Join us Saturday, May 9 for an exciting introduction to mixed media, new materials, paper mache and much more!
Learn how to transform flat pieces of Japanese Paper in to lightweight, malleable, translucent sculptural material. Using konnyaku (traditional starch paste), leather, fur, inks, acrylics, and raw beeswax you will play with manipulating this beautiful paper into your own creations!
INTRODUCTION TO WASHI
Saturday, May 9, 2015
$50 Members/$60 Non-Members
**$15 Material Kit (covers all materials) available at the beginning of class from the instructor
About Tracey-Mae Chambers
I am at present working on projects for as well as the ‘Walking Together’ project at Woodland Cultural
Centre and Planet IndigenUS which coincides with the Toronto 2015 Pan Am Games. I also continue to build
‘about eve’ my solo exhibition.
‘Walking Together’ pairs residential school survivors with grade twelve students at Pauline Johnson
Collegiate in Brantford ON. The twelve students are required to do a photography and writing element. Two
students are paired per elder and they tour the school together taking photos and listening and recording
stories about the elder’s time at the facility. I am responsible for teaching the students to paint with encaustic
paint and then help them use their writing and photos to create an artistic representation of their experience.
The result was both heart breaking and spirit lifting. I strive to make my artistic presence and experiences have
meaning and substance by working on such projects.
‘Mother. Earth’ will be an installation piece at The Japanese Paper Place in Toronto. I will be working with Ahmoo Angeconeb, from Lac Seul First Nation on this creation for Planet IndigenUS 2015. My portion of this work will be centred around creation and how we are linked to the Mother in so many intrinsic ways, yet
we continue to exploit and harm our very means of existence. I wanted to find a way to express that through
Washi. I have begun creating seeds and eggs this weekend of varying shapes and sizes. From about 21” high
and 14” wide to very small ones that can fit in the palm of your hand. I will also be representing the trees which
are used to make Washi using the paper they produce. Illustrating the circular nature of our world.
After being mentored by such a powerful force as Christi Belcourt I find that I am gravitating towards
creating works that address social change in women’s roles as well as body image issues. The resulting body of
work is entitled ‘about eve’. The exhibition includes wax sculptures of thirty eight volunteers, three life size
dresses and twenty four paintings. The work has been very well received by visitors and school groups alike and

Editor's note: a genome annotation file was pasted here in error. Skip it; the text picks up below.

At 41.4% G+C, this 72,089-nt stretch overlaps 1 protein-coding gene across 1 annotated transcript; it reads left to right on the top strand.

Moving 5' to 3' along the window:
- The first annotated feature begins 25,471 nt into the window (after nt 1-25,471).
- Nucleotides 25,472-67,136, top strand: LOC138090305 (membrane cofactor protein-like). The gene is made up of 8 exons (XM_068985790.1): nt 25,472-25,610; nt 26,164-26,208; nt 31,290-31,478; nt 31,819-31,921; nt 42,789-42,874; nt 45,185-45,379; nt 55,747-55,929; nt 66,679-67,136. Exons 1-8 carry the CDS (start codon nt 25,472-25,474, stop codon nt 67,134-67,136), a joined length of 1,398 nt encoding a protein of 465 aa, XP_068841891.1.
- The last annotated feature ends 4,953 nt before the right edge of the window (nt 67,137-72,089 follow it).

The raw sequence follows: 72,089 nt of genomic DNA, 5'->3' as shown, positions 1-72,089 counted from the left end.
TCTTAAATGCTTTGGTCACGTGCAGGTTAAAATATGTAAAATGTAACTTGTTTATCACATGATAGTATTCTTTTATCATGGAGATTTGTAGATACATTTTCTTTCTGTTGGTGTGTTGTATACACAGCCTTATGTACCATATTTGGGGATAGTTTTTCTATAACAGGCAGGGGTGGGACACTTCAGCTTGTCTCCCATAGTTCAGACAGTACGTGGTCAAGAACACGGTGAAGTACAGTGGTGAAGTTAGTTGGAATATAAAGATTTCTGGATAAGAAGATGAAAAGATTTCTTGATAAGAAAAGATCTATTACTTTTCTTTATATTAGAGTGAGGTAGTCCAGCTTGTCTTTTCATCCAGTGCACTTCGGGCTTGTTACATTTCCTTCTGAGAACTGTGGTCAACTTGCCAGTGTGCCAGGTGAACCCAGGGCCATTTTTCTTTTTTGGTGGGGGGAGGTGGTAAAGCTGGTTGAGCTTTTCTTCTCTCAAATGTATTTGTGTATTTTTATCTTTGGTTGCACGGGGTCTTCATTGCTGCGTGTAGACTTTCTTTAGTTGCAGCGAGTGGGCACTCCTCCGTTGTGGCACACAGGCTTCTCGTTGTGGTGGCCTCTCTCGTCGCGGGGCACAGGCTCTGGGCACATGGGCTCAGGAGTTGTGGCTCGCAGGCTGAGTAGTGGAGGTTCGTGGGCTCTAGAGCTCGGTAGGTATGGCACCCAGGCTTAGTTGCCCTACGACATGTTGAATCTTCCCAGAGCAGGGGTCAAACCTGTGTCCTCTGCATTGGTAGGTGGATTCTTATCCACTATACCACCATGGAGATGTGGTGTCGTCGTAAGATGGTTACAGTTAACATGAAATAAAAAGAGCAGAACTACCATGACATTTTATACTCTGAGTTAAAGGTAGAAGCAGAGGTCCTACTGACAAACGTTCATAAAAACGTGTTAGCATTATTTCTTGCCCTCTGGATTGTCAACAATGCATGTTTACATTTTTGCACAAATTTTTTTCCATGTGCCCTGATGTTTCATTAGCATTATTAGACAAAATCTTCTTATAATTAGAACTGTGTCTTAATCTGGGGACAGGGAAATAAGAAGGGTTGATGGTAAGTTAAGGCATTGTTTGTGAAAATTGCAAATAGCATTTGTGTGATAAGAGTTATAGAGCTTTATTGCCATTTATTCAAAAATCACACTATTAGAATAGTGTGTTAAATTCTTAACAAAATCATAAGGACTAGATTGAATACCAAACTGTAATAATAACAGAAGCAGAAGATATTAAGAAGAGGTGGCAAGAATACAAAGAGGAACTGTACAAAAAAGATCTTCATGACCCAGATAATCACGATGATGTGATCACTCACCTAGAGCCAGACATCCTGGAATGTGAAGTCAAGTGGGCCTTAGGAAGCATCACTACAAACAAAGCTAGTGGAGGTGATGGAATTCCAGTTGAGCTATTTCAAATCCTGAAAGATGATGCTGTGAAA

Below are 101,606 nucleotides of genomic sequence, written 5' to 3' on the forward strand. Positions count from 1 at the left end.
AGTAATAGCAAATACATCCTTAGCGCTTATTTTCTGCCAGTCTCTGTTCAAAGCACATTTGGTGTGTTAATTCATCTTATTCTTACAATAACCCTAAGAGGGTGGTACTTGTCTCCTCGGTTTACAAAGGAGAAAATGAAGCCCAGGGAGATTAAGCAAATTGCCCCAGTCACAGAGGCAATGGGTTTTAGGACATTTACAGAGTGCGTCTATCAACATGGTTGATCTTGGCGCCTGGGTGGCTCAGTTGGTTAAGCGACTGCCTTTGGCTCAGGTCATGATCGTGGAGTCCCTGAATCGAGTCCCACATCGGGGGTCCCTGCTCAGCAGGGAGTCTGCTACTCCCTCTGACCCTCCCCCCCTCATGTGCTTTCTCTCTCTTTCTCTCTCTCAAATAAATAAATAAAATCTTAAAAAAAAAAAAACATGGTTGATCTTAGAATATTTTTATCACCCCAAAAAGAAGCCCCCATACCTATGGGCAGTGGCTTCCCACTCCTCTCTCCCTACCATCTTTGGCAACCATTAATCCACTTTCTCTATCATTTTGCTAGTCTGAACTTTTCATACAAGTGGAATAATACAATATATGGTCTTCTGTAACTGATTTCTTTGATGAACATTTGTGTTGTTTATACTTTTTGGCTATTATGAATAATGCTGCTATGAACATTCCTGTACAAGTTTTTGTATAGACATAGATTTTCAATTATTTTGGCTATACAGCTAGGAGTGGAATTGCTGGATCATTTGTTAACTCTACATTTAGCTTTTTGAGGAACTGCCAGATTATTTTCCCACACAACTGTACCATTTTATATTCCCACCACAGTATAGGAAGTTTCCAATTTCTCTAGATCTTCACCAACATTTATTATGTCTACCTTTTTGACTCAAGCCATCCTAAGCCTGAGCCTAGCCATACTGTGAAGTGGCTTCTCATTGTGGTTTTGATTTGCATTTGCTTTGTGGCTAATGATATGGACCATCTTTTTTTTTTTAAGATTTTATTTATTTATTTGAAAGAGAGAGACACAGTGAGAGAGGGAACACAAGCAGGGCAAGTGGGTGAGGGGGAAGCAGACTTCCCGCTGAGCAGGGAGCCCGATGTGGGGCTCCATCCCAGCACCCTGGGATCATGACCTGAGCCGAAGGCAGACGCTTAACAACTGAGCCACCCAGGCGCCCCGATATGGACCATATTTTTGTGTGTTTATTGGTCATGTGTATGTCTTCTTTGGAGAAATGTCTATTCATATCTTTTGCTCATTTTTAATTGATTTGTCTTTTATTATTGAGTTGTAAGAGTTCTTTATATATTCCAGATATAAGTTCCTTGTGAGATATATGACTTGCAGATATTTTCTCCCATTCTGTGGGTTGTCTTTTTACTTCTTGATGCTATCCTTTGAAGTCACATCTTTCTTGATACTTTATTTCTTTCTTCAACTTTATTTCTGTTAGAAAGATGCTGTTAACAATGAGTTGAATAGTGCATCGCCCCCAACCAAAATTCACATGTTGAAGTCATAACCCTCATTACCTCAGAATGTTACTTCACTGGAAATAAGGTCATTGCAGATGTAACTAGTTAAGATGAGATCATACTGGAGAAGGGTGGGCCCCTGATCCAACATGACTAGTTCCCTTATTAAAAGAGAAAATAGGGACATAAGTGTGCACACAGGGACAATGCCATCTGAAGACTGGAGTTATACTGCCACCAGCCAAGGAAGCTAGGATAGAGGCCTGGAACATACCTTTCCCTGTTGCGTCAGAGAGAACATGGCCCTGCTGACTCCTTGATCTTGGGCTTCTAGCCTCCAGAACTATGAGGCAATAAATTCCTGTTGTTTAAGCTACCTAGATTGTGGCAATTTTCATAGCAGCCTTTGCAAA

the exhibition gives an opportunity for teachers to discuss body image with students.
My body of work for exhibition focuses on negative body image and I strive to convey my dismay at its
prevalence through my art. Many others are dedicated to affect change in the sad statistics involved with the
diseases associated with our preoccupation with our self-image. So my solo show ‘about eve’ was and
continues to be well received. A residency in the fall of 2013 at Gushul Studio in Blairmore Alberta gave me the
opportunity to dedicate time to researching my direction for my project for 2014 First Nations Art at Woodland
Cultural Centre in as the first featured artist for the annual exhibition. I worked as an artist in residence at the
Living Arts Centre in Mississauga’s textile/encaustic studio to complete this project. I will be attending the
National Eating Disorder Information Centre’s ‘Body Image and Self Esteem Conference’ April 16 & 17, 2015 in
Toronto to further research this disturbing issue.
I have continued to put my education at the Royal Conservatory in Toronto to good use as I pursue
teaching positions at many art facilities across Canada and in my home studio space. I feel a great joy in sharing
my passion for art creation and I continue to reach out to anyone who wants to learn. I have recently become
one of the few instructors for Encaustikos which manufactures encaustic mediums and supplies. This
opportunity has enriched my practice due to the ongoing education in the art form. I also participate in both
gallery and art group auctions, as well as juried shows and am happy to have my work currently showcased at a
variety of venues across Ontario. I am looking forward to a bright 2015 continuing what I feel is important work
addressing our preoccupation with body image.
Miigwetch, Tracey-Mae Chambers